(A) VISTA plots against stickleback show that 38M07 and Scaffold_160 cover a region between UBE3A and ANKRD10 genes, in which the vasa gene is located in other teleosts. The complementary sequence of medaka (-) was also used because of a local inversion of vasa in the genome assembly. (B) Genomic organization around the vasa gene of zebrafish, stickleback, Tetraodon, medaka and tilapia. The genomic organization is conserved in other teleosts except for the distantly related zebrafish, the inversion in medaka, and some lineage-specific predicted novel genes.

https://doi.org/10.1371/journal.pone.0029477.g002

BAC clone 71H03 and genome scaffold_19 are highly similar to a region between the forkhead box P1 (FOXP1) and the microphthalmia-associated transcription factor a (MITFa) genes in other teleosts (Figure 3). Since the vasa gene has not been observed in this location in any other teleosts, the sequence of 71H03 represents a duplication of the vasa gene. Aside from the insertion of the vasa gene, the genomic organization of this region is conserved among teleosts, except for two novel genes specific to particular lineages. The novel gene closest to FOXP1 is similar to the 3-hydroxybutyrate dehydrogenase type 2 (BDH2) gene, and has been lost in pufferfish (Takifugu rubripes and Tetraodon nigroviridis). The novel gene closest to MITFa is similar to the pentafunctional arom protein (ARO1) of yeast, and is found in stickleback, medaka and tilapia. The extra vasa gene was integrated into this second novel gene.

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Figure 3. BAC clone 71H03 corresponds to a region between the FOXP1 and MITFa genes.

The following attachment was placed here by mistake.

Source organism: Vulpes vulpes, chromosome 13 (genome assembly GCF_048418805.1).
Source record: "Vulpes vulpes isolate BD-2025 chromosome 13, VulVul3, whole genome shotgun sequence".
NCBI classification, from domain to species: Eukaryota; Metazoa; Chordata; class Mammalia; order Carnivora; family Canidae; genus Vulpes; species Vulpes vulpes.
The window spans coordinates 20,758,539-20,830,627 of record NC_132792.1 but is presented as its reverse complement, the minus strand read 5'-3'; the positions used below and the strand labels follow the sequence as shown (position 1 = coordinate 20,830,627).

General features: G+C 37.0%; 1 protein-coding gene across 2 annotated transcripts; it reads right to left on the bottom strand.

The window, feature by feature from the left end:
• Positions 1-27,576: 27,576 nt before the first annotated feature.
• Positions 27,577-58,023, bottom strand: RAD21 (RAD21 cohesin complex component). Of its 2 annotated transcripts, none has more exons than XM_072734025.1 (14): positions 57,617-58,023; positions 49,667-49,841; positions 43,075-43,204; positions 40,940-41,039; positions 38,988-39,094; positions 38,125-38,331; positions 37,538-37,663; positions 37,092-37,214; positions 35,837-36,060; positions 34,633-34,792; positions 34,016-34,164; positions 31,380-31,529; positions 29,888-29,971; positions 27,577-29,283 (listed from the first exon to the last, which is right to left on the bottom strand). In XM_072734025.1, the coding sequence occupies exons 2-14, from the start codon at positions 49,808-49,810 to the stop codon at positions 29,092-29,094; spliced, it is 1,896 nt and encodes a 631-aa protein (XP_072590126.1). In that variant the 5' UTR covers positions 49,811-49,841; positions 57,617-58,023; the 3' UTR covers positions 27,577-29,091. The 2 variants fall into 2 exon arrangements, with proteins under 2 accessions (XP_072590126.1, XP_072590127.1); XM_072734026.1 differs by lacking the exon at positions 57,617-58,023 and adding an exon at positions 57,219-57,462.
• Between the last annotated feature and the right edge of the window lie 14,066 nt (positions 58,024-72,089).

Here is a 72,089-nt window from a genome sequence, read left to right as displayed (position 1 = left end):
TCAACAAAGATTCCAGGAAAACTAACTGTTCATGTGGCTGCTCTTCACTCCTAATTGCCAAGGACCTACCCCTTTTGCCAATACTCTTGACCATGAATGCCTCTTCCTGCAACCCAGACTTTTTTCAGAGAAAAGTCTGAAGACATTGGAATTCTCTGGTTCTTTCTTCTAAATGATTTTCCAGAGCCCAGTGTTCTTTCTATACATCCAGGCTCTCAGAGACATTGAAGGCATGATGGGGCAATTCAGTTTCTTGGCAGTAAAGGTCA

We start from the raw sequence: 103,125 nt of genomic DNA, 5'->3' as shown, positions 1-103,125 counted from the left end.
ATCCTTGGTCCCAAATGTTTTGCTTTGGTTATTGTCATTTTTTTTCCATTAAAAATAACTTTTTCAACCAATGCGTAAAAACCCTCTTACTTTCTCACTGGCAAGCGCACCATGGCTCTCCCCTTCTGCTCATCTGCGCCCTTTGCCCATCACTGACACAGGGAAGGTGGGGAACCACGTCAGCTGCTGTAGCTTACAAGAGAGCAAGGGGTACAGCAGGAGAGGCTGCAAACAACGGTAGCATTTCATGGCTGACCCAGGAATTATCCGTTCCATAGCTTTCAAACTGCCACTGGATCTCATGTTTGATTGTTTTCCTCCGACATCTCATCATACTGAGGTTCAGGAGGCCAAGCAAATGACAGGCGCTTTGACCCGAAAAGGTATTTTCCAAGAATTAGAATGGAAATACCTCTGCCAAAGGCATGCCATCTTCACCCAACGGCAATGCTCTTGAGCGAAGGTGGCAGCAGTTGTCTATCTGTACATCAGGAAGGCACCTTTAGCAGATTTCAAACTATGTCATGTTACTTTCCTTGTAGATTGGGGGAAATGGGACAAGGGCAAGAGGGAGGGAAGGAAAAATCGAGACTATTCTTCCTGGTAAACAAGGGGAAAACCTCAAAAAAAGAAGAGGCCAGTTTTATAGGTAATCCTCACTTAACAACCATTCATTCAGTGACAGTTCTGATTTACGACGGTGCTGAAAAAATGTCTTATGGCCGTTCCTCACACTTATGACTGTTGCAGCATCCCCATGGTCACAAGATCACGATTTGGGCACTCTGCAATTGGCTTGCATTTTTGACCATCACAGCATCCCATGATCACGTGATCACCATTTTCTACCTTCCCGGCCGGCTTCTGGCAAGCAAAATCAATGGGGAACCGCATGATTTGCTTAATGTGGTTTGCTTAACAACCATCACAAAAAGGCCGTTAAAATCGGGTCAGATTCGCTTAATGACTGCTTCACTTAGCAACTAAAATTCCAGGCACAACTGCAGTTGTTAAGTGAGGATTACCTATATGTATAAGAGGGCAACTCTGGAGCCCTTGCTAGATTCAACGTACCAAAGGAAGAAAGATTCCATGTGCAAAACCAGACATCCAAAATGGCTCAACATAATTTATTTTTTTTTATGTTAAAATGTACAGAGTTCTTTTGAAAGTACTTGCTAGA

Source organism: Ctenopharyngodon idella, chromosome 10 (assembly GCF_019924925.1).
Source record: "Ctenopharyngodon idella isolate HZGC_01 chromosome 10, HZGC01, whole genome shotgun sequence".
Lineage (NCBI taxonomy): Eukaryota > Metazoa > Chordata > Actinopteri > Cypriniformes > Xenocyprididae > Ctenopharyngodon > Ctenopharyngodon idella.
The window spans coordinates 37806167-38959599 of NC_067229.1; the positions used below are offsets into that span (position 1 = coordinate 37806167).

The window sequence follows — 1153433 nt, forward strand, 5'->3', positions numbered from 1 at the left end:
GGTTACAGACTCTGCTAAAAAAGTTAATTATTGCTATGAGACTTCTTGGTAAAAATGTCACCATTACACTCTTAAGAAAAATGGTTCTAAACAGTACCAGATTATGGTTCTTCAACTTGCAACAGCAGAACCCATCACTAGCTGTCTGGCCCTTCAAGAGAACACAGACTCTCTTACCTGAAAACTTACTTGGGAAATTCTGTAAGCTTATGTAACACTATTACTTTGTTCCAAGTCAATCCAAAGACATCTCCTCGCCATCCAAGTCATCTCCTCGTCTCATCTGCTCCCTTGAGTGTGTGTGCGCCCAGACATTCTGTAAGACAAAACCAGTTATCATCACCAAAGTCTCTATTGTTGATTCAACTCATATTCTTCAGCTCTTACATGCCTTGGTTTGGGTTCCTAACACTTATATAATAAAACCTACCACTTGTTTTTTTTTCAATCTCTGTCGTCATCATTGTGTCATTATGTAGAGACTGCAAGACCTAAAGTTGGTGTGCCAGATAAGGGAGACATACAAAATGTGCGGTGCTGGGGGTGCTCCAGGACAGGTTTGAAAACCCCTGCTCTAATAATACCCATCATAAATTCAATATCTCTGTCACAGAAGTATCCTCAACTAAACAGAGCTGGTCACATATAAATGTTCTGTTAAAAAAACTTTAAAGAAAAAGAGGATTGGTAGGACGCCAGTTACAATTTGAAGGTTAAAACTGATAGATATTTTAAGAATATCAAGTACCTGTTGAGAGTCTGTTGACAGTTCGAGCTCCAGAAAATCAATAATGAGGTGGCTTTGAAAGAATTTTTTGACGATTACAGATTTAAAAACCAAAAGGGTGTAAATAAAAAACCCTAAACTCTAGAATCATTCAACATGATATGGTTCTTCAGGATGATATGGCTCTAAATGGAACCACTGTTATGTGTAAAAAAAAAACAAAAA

(A) VISTA plots against stickleback show that 71H03 and Scaffold_19 correspond to a region between the FOXP1 and MITFa genes. Black bar indicates the region covered by BAC clone 71H03. Note that a vasa gene is not located in this region of other teleosts. (B) Genomic organization between the FOXP1 and MITFa genes of zebrafish, stickleback, fugu, Tetraodon, medaka and tilapia. The genomic organization is conserved in teleosts, except that two novel genes are predicted to be lineage-specific. The vasa gene copy on 71H03 was integrated into one of these novel genes.

https://doi.org/10.1371/journal.pone.0029477.g003

BAC clone 72C07 and genome scaffold_11 have high similarities to a region between the six transmembrane epithelial antigen of the prostate (STEAP) family member 3 (STEAP3) and the gamma-aminobutyric acid (GABA) A receptor, gamma 3 (GABRG3) genes of other teleosts (Figure 4). As the vasa gene has not been observed in this region of other teleost genomes, this represents a second duplication of the vasa gene. The genomic organization is conserved among higher teleosts, except that the diazepam binding inhibitor (DBI) gene is present in Takifugu and Tetraodon. A novel gene similar to the secretin receptor was found in stickleback, Takifugu, Tetraodon, medaka and tilapia. The extra vasa gene was inserted into the intergenic region between this novel gene and GABRG3.

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Figure 4. BAC clone 72C07 corresponds to a region between the STEAP3 and GABRG3 genes.

(A) VISTA plots against stickleback show that 72C07 and Scaffold_11 correspond to a region between the STEAP3 and GABRG3 genes. Black bar indicates the region covered by BAC clone 72C07. Note that a vasa gene is not located in this region of other teleosts. (B) Genomic organization between the STEAP3 and GABRG3 genes of zebrafish, stickleback, fugu, Tetraodon, medaka and tilapia. The genomic organization is found conserved in other teleosts, except in the distantly related zebrafish and that the DBI gene is found to be lineage-specific. The vasa gene copy on 72C07 was inserted into the intergenic region between a novel gene and GABRG3.

https://doi.org/10.1371/journal.pone.0029477.g004